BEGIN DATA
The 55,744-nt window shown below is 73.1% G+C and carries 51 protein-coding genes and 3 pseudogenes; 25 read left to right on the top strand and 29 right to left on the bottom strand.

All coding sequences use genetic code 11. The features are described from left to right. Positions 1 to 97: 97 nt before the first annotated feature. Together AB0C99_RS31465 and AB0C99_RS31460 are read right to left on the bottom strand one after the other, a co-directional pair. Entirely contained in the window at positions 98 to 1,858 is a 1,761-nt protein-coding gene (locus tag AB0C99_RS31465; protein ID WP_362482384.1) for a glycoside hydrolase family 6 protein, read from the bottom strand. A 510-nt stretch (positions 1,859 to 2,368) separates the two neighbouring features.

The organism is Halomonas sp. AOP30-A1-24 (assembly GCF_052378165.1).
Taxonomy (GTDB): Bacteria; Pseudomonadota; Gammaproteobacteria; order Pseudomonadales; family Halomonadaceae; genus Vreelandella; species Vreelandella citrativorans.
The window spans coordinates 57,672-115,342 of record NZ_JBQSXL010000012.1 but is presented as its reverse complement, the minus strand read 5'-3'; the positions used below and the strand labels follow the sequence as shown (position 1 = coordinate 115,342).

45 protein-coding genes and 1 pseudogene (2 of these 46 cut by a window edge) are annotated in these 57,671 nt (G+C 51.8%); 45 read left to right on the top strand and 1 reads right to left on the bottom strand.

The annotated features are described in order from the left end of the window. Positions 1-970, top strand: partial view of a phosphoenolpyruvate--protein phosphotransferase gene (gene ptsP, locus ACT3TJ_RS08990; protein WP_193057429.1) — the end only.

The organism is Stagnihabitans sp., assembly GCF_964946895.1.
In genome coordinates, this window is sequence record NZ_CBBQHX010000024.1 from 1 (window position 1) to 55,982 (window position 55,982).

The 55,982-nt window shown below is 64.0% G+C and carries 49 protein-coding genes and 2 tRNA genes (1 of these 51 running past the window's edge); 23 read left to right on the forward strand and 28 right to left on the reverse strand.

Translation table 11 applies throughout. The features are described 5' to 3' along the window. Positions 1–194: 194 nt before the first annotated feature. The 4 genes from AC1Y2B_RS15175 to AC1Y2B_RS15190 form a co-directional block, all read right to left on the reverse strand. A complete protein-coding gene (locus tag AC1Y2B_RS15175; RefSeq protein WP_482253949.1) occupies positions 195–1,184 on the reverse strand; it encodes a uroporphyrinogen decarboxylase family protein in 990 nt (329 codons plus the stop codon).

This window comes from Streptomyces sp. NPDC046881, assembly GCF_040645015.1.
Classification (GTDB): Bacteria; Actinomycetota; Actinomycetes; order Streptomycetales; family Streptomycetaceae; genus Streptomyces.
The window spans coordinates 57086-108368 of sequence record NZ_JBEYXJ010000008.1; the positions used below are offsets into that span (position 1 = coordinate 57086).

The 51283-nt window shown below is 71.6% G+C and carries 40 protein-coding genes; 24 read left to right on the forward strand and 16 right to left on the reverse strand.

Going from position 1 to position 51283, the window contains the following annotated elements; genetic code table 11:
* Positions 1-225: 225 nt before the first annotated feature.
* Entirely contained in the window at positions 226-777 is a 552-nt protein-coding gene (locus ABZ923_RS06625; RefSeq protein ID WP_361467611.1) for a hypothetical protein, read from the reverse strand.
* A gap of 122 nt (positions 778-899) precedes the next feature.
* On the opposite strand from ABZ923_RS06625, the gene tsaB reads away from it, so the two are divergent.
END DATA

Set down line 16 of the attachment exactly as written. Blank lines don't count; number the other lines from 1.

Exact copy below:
Going from position 1 to position 51283, the window contains the following annotated elements; genetic code table 11: